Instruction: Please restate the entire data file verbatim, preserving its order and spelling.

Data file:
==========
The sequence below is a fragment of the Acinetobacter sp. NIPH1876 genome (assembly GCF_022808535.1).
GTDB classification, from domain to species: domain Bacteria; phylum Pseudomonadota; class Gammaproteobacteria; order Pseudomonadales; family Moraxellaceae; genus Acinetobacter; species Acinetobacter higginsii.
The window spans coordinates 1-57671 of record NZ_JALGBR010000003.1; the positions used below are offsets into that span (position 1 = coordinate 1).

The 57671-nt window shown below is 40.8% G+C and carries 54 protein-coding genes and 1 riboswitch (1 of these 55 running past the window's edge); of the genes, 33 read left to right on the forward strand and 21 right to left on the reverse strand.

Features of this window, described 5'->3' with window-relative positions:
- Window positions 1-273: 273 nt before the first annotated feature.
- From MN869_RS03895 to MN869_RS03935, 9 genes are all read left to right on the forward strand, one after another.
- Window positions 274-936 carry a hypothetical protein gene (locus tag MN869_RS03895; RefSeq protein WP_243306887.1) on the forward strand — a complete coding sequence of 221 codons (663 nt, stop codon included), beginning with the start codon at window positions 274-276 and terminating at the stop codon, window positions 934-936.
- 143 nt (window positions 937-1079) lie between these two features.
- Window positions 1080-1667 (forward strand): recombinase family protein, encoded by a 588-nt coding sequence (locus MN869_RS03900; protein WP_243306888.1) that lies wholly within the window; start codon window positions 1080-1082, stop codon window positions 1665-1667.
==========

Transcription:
The sequence below is a fragment of the Acinetobacter sp. NIPH1876 genome (assembly GCF_022808535.1).
GTDB classification, from domain to species: domain Bacteria; phylum Pseudomonadota; class Gammaproteobacteria; order Pseudomonadales; family Moraxellaceae; genus Acinetobacter; species Acinetobacter higginsii.
The window spans coordinates 1-57671 of record NZ_JALGBR010000003.1; the positions used below are offsets into that span (position 1 = coordinate 1).

The 57671-nt window shown below is 40.8% G+C and carries 54 protein-coding genes and 1 riboswitch (1 of these 55 running past the window's edge); of the genes, 33 read left to right on the forward strand and 21 right to left on the reverse strand.

Features of this window, described 5'->3' with window-relative positions:
- Window positions 1-273: 273 nt before the first annotated feature.
- From MN869_RS03895 to MN869_RS03935, 9 genes are all read left to right on the forward strand, one after another.
- Window positions 274-936 carry a hypothetical protein gene (locus tag MN869_RS03895; RefSeq protein WP_243306887.1) on the forward strand — a complete coding sequence of 221 codons (663 nt, stop codon included), beginning with the start codon at window positions 274-276 and terminating at the stop codon, window positions 934-936.
- 143 nt (window positions 937-1079) lie between these two features.
- Window positions 1080-1667 (forward strand): recombinase family protein, encoded by a 588-nt coding sequence (locus MN869_RS03900; protein WP_243306888.1) that lies wholly within the window; start codon window positions 1080-1082, stop codon window positions 1665-1667.